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he has shewn them. He beholds them SERMON here in a state of great imbecility; surrounded with much darkness; exposed to numberless dangers, from the temptations that assault them without, and the seduction of misguided and disorderly passions within. In this situation, can they ever suspect that the Father of mercies will leave his servants, alone and unbefriended, to struggle up the hill of virtue, without stretching forth a compassionate arm to aid their frailty, and to guide them through the bewildering paths of life? Where were then the God of love? Where, those infinite compassions of his nature, in which all his worshippers have been encouraged to trust? No: He will send forth his light and his truth to bring them to his holy bill. For the righteous Lord loveth righteousness, and his countenance beholdeth the upright. With him there is no oblique purpose, to turn him aside from favouring the cause of goodness. No undertaking to which he has given his countenance shall prove abortive, No promise that he has made shall be allowed to fail. Whom he loveth, he loveth to the end. The secret K


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SERMON of the Lord is with them that fear him, and he will shew them his covenant. The meek will be guide in judgment, and them will he teach his way. His grace shall be sufcient for them, and his strength be made perfect in their weakness. They go from strength to strength; every one of them appeareth before God in Zion *.—Such the hopes with which good men in the present life set forth on a course of piety and virtue. Thou wilt shew me the path of life. Let us now proceed,


II. To consider the termination of these hopes in a future state. In thy presence is fulness of joy; at thy right hand there are pleasures for evermore. All happiness assuredly dwells with God. The fountain of life is justly said to be with him. That supreme and independent Being must necessarily possess within himself every principle of beatitude; and no cause from without can possibly affect his untroubled felicity. Among created dependent beings, happiness flows in scattered and feeble streams that are often tinged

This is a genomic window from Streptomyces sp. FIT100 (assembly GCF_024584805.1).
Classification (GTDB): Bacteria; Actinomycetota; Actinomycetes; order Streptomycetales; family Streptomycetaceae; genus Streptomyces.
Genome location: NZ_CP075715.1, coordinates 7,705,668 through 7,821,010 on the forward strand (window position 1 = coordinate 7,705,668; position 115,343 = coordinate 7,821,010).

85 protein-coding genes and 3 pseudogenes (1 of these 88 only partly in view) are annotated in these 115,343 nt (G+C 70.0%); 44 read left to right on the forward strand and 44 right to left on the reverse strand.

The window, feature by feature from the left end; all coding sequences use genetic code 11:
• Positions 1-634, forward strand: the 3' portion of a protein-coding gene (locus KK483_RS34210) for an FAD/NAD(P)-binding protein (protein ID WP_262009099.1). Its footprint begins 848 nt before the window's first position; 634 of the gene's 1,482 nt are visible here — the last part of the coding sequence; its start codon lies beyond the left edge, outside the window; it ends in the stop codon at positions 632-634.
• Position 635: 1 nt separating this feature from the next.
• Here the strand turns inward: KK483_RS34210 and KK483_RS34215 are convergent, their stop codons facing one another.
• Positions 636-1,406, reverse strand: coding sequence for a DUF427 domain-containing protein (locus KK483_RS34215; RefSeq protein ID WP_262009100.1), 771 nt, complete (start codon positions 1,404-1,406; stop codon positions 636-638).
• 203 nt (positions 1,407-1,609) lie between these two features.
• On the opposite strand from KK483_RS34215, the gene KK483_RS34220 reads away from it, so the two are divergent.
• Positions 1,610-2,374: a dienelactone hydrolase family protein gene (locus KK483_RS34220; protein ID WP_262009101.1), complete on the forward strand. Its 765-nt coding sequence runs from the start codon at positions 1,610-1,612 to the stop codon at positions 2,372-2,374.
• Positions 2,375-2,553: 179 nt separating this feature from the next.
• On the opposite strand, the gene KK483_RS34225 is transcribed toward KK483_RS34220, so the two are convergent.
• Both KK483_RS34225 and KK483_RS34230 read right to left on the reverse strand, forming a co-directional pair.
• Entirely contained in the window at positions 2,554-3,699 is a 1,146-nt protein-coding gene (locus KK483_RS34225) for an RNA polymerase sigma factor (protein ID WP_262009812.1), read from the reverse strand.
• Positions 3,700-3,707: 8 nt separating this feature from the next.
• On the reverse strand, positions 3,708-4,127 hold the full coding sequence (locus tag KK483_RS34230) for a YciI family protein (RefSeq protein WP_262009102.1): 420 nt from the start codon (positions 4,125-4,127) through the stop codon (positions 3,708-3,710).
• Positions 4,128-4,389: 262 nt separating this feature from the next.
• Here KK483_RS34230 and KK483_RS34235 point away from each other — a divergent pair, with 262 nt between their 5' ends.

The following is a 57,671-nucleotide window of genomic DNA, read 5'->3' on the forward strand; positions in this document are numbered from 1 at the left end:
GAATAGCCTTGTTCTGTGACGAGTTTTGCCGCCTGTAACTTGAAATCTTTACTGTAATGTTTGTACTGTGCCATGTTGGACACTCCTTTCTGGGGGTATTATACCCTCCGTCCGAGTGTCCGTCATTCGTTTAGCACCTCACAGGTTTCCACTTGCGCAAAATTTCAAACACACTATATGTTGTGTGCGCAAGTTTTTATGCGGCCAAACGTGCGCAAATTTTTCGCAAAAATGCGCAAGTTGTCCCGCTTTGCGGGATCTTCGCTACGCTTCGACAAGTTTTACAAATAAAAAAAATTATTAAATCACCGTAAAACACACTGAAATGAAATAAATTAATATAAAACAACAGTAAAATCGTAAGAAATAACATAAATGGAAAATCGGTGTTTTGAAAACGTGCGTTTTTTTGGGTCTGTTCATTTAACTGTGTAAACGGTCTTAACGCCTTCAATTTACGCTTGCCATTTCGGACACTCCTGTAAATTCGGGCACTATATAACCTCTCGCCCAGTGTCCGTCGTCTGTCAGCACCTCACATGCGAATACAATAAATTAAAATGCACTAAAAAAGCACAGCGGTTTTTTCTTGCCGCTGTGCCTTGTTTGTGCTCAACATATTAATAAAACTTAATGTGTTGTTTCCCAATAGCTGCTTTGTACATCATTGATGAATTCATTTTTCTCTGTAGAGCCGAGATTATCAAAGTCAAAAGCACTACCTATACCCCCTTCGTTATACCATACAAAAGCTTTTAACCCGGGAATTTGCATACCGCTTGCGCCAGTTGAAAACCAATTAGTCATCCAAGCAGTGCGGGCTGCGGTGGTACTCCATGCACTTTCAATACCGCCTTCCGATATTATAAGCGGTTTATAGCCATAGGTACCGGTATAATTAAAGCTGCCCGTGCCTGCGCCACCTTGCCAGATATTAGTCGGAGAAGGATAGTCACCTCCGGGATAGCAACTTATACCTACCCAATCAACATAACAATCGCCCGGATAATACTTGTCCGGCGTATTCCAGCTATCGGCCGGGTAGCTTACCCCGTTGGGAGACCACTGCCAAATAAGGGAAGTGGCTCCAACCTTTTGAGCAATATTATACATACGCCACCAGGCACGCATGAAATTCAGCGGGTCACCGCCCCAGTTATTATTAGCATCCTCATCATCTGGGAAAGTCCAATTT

*Pfal. xxv. 14.9. 2 Cor. xii. 9. Pfal. lxxxiv. 7.

with the blackness of misery.

But from SERMON

before the throne of God issues the river of life, full, unmixed, and pure; and the pleasures, which now in scanty portions we are permitted to taste, are all derived from that source. Whatever gladdens the hearts of men or angels, with any real and satisfactory joy, comes from heaven. It is a portion of the pure influence flowing from the glory of the Almighty; a ray issuing from the brightness of the everlasting life. It is manifest, therefore, that every approach to God must be an approach to felicity. The enjoyment of his immediate presence must be the consummation of felicity; and it is to this presence the Psalmist here expresses his hope, that the path of life was to



The whole of what is implied in ar riving at the presence of the Divinity, we cannot expect to comprehend. Such expressions as these of Scripture, beholding the face of God; being made glad with the light of his countenance, and satisfied with bis likeness; seeing light in his light; seeing no longer darkly as through a glass, but face


SERMON to face; seeing him as he is; are expressions


altogether mysterious, conveying sublime though obscure ideas of the most perfect happiness and highest exaltation of human nature. This we know, that the absence of God, the distance at which we are now placed from any communication with our Creator, is one great source of our infelicity. Faith exerts its endeavours, but often ineffectually, to raise our souls to him. He is a God that bideth himself. His ways seem intricate and perplexed. We frequently cannot reconcile them to the conceptions which we had formed of his nature; and with many a suspicion and doubt they perplex the enquiring mind. His works we survey with astonishment. We wonder and adore. But while we clearly trace the footsteps of their great Author, his presence we can never discern. We go forward, but he is not there ; and backward, but we cannot perceive him; on the left hand, where he worketh, but we cannot behold him; he bideth himself on the right hand, that we cannot see him*. Hence, amidst the various sorrows and discouragements of the present

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* Job, xxiii. 8, 9,


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state, that exclamation of Job's is often SERMON drawn forth from the pious heart, O that I knew were I might find him, that I might come even to his seat ! *.

Surrounded by such distressing obscurity, no hope more transporting can be opened to a good man, than that a period is to come when he shall be allowed to draw nearer to the author of his existence, and to enjoy the sense of his presence. In order to convey some faint idea of that future bliss, by such an image as we can now employ, let the image be taken from the most glorious representative of the Supreme Being, with which we are acquainted in this world, the Sun in the heavens. that resplendent luminary cheers and revives the universe, when after the darkness of the tempestuous night, it comes forth in the morning with its brightest lustre, and inspires every heart with gladness; as ascending gradually through the heavens, it converts that whole vast extent, over which its beams are diffused, into a region of light; and thus changes

* Job, xxiii. 3.

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